Advertisement

Extending Routers Utilisability and Life Cycle through Automated Configuration Management

  • Francisco Rodríguez
  • Mickaël Hoerdt
  • Laurent Mathy
Part of the Lecture Notes in Computer Science book series (LNCS, volume 5843)

Abstract

We present the design of a distributed router platform aimed at consolidating multiple hardware routers. The goal of the approach is twofold: firstly decouple the logical routing and forwarding functionality from the limitations of the hardware that runs it, through automated configuration management only; and secondly, give component routers a longer lease of life, as constituting parts of a larger router system. We focus on the logical intra-domain routing function provided by routers, and show the need for a centralized intra-domain route server.

Keywords

Aggregated IP Router Router Management Automation Routing Management Route Server 

Preview

Unable to display preview. Download preview PDF.

Unable to display preview. Download preview PDF.

References

  1. 1.
    Odlyzko, A.M.: Internet traffic growth: Sources and implications. In: Optical Transmission Systems and Equipment for WDM Networking II, August 2003, vol. 5247, p. 115. SPIE, San Jose (2003)Google Scholar
  2. 2.
    Shapiro, R.J.: The Internet’s capacity to handle fast-rising demand for bandwidth, White Paper, US Internet Industry Association (September 2007)Google Scholar
  3. 3.
    Ramjee, R., Ansari, F., Havemann, M., Lakshman, T.V., Nandagopal, T., Sabnani, K.K., Woo, T.Y.C.: Separating control software from routers. In: First International Conference on Communication Systems Software and Middleware, New Delhi, India (January 2006)Google Scholar
  4. 4.
    Yang, L., Dantu, R., Anderson, T., Gopal, R.: Forwarding and Control Element Separation (ForCES) Framework, RFC 3746 (April 2004)Google Scholar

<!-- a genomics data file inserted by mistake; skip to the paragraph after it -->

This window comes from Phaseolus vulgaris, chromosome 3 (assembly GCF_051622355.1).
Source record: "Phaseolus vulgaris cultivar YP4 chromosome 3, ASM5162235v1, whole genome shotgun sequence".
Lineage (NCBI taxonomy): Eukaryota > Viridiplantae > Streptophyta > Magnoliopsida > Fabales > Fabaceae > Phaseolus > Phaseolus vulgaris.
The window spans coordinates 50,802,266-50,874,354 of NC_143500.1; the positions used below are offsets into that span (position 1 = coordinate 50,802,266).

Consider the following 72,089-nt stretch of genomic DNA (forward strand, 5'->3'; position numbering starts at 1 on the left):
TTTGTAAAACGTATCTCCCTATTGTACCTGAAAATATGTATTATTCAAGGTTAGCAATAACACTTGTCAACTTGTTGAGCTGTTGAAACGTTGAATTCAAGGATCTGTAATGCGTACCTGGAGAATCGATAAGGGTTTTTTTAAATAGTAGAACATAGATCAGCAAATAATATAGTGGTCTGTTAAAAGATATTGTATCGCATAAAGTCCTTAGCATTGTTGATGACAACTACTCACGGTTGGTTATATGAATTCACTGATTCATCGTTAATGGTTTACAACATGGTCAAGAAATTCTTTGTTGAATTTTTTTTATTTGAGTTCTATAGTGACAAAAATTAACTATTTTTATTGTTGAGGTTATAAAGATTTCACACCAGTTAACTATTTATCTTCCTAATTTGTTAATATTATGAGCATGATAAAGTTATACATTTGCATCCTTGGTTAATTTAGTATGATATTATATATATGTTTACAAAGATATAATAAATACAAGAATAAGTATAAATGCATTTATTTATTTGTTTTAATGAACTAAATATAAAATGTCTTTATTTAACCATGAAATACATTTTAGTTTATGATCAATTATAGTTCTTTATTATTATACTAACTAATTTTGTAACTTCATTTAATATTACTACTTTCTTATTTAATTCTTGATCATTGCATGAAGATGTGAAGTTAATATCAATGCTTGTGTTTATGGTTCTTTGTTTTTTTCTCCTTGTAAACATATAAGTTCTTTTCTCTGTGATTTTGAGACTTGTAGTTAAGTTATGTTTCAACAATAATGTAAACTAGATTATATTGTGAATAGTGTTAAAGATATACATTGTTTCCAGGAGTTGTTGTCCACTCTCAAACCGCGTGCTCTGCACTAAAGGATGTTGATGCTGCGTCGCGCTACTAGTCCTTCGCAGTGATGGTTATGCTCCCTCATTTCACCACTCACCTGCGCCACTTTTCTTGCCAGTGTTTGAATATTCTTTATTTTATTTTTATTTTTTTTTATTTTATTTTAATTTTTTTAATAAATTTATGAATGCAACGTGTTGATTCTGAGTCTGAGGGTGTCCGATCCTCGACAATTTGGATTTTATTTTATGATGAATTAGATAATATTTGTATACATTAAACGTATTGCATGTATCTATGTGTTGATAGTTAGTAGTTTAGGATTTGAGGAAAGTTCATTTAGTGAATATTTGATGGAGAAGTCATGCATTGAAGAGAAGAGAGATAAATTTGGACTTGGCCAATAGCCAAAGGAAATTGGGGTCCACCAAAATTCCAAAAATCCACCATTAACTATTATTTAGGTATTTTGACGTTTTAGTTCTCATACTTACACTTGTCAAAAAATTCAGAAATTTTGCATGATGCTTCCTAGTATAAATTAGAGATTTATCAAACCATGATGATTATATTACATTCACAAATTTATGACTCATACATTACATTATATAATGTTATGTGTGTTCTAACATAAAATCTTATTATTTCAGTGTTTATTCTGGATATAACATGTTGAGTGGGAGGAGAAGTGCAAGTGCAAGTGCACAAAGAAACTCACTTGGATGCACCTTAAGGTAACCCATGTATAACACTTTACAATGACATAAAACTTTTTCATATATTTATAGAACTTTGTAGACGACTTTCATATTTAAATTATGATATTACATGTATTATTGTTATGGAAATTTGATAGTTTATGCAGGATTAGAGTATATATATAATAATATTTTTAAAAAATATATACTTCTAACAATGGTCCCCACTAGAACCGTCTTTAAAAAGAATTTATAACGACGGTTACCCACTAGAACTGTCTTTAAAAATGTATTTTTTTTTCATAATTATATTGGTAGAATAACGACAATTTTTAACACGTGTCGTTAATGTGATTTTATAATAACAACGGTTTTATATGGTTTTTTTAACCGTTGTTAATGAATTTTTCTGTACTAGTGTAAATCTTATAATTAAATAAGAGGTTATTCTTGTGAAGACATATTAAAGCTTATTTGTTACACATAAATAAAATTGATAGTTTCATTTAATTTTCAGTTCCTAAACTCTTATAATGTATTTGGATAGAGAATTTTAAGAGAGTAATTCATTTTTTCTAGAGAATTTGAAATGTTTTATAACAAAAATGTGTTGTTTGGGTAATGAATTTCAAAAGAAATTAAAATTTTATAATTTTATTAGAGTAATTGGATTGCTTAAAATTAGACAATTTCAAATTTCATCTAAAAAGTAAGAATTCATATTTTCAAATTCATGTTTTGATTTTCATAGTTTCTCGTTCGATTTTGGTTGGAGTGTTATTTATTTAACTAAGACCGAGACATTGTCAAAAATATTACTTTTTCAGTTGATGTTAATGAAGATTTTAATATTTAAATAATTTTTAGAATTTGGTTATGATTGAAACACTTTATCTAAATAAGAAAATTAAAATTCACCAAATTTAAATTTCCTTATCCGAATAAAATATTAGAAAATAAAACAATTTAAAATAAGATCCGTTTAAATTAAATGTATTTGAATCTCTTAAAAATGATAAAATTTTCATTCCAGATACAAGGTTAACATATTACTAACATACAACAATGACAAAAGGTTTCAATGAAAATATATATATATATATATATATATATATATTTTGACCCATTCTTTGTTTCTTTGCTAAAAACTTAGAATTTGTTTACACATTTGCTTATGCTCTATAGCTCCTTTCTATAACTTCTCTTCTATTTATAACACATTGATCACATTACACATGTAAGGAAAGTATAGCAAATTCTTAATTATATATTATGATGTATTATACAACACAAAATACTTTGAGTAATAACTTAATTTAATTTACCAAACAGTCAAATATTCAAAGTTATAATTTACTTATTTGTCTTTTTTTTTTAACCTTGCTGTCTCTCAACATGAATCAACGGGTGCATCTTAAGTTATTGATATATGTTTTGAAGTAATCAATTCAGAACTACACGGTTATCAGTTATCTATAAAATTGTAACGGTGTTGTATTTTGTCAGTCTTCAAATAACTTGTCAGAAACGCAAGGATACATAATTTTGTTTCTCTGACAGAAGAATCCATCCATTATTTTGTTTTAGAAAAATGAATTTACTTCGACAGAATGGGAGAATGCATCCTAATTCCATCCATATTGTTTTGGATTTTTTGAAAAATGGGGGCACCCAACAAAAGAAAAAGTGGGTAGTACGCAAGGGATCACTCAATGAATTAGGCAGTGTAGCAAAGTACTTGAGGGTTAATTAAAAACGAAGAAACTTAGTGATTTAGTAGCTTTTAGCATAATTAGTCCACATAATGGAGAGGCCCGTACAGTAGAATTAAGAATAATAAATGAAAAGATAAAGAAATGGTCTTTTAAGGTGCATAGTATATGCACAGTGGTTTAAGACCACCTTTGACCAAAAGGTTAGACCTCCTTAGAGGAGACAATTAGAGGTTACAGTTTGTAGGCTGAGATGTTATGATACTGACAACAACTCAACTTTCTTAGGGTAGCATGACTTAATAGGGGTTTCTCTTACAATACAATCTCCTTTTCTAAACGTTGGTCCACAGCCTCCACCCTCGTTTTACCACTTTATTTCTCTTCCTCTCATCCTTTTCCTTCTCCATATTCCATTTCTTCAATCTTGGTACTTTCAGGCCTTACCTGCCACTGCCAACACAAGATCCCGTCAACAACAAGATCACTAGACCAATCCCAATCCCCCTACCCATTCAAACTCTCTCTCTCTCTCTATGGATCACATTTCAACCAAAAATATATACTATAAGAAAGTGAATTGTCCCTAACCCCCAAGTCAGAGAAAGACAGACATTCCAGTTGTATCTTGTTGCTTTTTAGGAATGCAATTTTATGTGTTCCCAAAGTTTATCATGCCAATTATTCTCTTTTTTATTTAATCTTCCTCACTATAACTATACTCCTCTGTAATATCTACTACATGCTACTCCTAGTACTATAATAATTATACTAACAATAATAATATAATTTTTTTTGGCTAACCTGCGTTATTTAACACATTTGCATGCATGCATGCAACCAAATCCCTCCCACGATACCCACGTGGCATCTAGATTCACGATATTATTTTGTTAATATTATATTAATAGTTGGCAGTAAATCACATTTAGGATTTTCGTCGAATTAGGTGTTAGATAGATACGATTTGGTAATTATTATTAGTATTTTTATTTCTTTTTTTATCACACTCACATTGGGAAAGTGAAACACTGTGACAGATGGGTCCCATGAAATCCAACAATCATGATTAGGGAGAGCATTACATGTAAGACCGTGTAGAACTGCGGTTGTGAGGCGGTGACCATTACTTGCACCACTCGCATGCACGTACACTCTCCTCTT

5. 5.
    Hagsand1, O., Hidell, M., Sjdin, P.: Design and Implementation of a Distributed Router. In: IEEE International Symposium on Signal Processing and Information Technology, Athens, Greece (December 2005)Google Scholar
  6. 6.
    Hidell, M., Sjdin, P., Hagsand Router, O.: Architectures Tutorial at Networking 2004, Athens, Greece (May 2004)Google Scholar
  7. 7.
    Higginson, P.L., Shand, M.C.: Development of router clusters to provide fast failover in IP networks. Digital Tech. J. 3(9) (January 1997)Google Scholar
  8. 8.
    Hinden, R.: Virtual Router Redundancy Protocol (VRRP), RFC 3768 (April 2004)Google Scholar
  9. 9.
    Juniper Networks. Intelligent Logical Router Service, White Paper (October 2004)Google Scholar
  10. 10.
    Cisco Systems. Introduction to Cisco MPLS VPN Technology, http://www.cisco.com
  11. 11.
    Agrawal, M., Bailey, S.R., Greenberg, A., Pastor, J., Sebos, P., Seshan, S., van der Merwe, K., Yates, J.: RouterFarm: towards a dynamic, manageable network edge. In: INM 2006: Proceedings of the 2006 SIGCOMM workshop on Internet network management, Pisa, Italy (September 2006)Google Scholar
  12. 12.
    Wang, Y., Keller, E., Biskeborn, B., van der Merwe, J., Rexford, J.: Virtual routers on the move: live router migration as a network-management primitive. SIGCOMM Comput. Commun. Rev. 38(4) (October 2008)Google Scholar
  13. 13.
    Moy, J.: OSPF: Anatomy of an Internet Routing Protocol, January 1998. Addison-Wesley, Reading (1998)Google Scholar
  14. 14.
    Cisco Systems. Understanding and Configuring VLAN Routing and Bridging on a Router Using the IRB Feature, http://www.cisco.com
  15. 15.
    Handley, M., Kohler, E., Ghosh, A., Hodson, O., Radoslavov, P.: Designing Extensible IP Router Software. In: The proceedings of the 2nd USENIX Symposium on Networked Systems Design and Implementation, Boston, Massachusetts, USA (May 2005)Google Scholar

Copyright information

© Springer-Verlag Berlin Heidelberg 2009

Authors and Affiliations

  • Francisco Rodríguez
    • 1
  • Mickaël Hoerdt
    • 1
  • Laurent Mathy
    • 1
  1. 1.Computing Department, InfoLab21Lancaster UniversityLancasterUK

Personalised recommendations